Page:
While the efficacy of cold calling is controversial for seasoned agents, cold calling can definitely be useful for new agents who are just building their professional networks. Be sure to honor the “do not call” list.

We discuss that and all of the ground rules on cold calling here: Cold Calling for Beginner Real Estate Agents.

Here are 6 more pitfalls to avoid in your first year as a real estate agent.

Pitfall #4: Not Staying in Touch With Your Former Clients


Speaking of calling, are you keeping in touch with your former clients?

Never think of your real estate clients as “one and done.” The average American moves 11 times, which means that your former client may be your future client. But even if they’ve moved into their forever home, your former clients may turn into a referral source for your real estate business. It benefits you to keep in touch with them.

How often should you stay in touch with your former clients?

At least once a year. Whether you’re sending season’s greetings, wishing them happy birthday, or celebrating the anniversary of their move, you have several legitimate excuses to renew acquaintances.

Staying in touch is as simple as picking up the phone and reaching out to your former client personally. You can also check in over email or snail mail. Avoid text because it’s hard to strike a personal tone through text message.

Don’t wait for former clients to reach out to you. If you haven’t kept in touch with them, they may have forgotten about you. It’s up to you to keep that business relationship going.

Pitfall #5: Overpricing to Appease the Seller

When trying to win over a prospective seller client, resist the urge to overprice their home in your listing presentation.

Sure, you want them to be happy and excited about working with you. You definitely don’t want to hurt their feelings. Plus, you may be a teensy bit afraid that if you suggest a lower listing price, the seller will choose to work with another agent.

But here’s the thing: If you overprice the home, you set yourself and your client up for failure. While it may be uncomfortable to burst their hopes and give them a realistic listing price, it will be even more uncomfortable when their home doesn’t sell and you have to ask them to reduce their asking price.


Be upfront with your clients. They may not like it but they will respect your honesty.

Pitfall #6: No Time Management

Whether you’re working part-time or full-time, you need to manage every minute of your day. Otherwise, your day will get away from you and you’ll wonder where all the time has gone.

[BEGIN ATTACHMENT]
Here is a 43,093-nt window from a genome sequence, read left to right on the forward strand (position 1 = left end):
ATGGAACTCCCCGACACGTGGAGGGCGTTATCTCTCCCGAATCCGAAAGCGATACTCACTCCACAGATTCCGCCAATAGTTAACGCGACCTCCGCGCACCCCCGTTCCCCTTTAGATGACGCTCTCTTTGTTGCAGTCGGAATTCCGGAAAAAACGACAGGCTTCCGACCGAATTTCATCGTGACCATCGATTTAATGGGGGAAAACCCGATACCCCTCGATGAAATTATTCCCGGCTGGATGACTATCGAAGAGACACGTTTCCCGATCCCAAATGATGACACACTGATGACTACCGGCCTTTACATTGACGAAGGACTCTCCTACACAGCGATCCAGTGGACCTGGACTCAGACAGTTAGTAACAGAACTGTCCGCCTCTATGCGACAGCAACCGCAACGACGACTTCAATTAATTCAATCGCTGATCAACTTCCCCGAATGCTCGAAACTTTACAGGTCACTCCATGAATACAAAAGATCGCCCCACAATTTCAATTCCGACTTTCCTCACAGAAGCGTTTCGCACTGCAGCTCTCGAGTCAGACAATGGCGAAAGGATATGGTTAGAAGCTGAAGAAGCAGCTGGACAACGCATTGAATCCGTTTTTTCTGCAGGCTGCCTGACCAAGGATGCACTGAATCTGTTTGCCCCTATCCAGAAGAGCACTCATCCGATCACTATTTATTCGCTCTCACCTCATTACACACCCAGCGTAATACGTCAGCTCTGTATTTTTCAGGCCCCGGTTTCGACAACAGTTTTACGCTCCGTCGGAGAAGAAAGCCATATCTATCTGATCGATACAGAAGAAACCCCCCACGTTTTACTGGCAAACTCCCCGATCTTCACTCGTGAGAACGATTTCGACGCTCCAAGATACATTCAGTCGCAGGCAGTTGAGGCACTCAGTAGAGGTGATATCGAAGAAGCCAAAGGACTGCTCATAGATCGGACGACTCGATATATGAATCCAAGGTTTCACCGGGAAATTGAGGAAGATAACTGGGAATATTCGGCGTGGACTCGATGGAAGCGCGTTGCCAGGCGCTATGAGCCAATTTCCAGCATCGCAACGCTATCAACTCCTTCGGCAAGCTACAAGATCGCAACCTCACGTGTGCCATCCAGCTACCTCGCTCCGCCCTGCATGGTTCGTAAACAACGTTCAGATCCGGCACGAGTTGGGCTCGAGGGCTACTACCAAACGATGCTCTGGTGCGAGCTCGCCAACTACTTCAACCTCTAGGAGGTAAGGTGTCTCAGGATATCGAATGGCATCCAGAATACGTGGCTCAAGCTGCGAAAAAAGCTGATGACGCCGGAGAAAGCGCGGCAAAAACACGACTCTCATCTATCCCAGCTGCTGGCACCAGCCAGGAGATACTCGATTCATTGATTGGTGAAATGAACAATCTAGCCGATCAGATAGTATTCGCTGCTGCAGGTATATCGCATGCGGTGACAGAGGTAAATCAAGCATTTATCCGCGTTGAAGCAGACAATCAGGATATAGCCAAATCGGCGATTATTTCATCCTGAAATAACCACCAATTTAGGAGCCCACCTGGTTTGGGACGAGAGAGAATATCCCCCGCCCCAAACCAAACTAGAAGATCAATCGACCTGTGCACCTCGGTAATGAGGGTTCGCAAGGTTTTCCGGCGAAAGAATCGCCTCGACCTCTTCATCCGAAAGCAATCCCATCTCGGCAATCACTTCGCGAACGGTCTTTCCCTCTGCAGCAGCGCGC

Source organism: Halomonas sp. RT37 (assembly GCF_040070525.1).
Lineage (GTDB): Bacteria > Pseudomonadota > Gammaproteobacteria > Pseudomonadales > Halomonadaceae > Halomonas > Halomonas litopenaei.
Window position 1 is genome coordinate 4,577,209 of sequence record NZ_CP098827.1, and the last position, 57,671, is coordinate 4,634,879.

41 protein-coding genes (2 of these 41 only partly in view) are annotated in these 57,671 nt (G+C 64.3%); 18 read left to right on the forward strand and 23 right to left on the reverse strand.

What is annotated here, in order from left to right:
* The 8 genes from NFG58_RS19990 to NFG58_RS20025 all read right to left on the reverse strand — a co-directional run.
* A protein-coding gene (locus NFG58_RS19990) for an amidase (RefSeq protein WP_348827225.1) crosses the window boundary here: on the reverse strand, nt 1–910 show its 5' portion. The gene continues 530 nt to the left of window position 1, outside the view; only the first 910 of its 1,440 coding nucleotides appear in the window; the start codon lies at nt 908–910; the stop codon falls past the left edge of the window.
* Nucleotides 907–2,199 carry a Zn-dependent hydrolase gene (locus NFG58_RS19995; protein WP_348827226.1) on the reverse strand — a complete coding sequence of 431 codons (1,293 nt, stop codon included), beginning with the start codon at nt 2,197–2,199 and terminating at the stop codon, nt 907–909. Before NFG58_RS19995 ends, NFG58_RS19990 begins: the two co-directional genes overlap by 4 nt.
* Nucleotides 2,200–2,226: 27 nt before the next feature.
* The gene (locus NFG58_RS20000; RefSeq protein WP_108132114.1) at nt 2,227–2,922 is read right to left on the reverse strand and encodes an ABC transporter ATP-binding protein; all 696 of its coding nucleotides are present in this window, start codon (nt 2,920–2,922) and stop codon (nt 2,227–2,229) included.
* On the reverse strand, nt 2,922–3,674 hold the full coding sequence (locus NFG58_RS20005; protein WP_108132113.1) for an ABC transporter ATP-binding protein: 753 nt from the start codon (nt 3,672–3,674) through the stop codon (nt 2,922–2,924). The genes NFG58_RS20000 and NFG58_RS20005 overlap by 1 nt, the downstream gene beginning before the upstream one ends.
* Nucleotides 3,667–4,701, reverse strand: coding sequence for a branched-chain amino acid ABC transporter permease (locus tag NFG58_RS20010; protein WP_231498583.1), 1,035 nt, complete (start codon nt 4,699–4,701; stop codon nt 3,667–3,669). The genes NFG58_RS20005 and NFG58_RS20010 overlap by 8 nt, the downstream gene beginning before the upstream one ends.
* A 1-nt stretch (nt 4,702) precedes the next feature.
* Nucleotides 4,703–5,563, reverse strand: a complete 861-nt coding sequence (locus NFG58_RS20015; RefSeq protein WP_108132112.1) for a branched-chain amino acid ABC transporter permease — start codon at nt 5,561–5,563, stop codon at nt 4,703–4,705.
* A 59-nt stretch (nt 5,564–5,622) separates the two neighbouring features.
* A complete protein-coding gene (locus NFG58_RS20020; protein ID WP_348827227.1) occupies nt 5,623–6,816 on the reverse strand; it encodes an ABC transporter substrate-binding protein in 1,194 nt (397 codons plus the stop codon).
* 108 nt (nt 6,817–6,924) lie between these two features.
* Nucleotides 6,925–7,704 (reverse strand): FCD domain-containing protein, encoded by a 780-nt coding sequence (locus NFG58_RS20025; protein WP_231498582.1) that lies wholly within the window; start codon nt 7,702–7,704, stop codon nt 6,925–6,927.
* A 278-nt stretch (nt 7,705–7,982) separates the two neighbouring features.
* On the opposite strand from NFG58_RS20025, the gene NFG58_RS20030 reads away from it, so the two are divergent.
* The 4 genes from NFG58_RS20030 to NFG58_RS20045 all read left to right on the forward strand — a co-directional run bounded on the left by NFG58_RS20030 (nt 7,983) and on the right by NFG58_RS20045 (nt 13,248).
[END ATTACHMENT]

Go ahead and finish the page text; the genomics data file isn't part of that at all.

One of the best ways to organize your day is through time blocking. In this time management method, you divide your day into blocks. Within each block, you assign a specific task or group of related tasks. For example:

Block 1 - Cold calls / lead generation Block 2 - Follow ups Block 3 - Lunch / Break Block 4 - Online marketing (write emails, design social media posts) Block 5 - Meet clients / listing appointments Block 6 - Paperwork

When compared to working off of a list, blocking your schedule gives you better control over your day. You can focus on the task at hand and forget about the rest until you’ve completed that block. This also allows you to set office hours and prevent burnout. While you’re always on-call as a real estate agent, scheduling the tasks that you can control will increase your productivity and peace of mind.

Pitfall #7: Not Educating Your Clients

Your client may never acknowledge this, but it’s highly likely that they know nothing about real estate. While they may have anecdotal information from friends, co-workers, or HGTV, they probably don’t have any hard numbers about your local market.

Clients come to you because you’re an expert in real estate. It’s your job to shepherd them through the buying and selling process. Provide them with educational resources in the form of blog posts, ebooks, checklists, emails, Q&A videos, etc.

Don’t automatically expect your client to know what you do. That’ll backfire on you. There are horror stories of clients backing out of deals at the last minute because of unexpected closing costs. That doesn’t just affect the buyer and the seller, but it also affects you. Simplify the process and take away surprises so that your clients know what to expect every step of the way.

Final Thoughts

We believe that you can succeed and have a great career in real estate. After all, by earning a license to sell real estate, you've proven that you have tenacity, smarts, and stick-to-it-ness. Just be sure to side-step the common mistakes listed above.

Interested in getting your real estate license online?

Start your real estate classes today!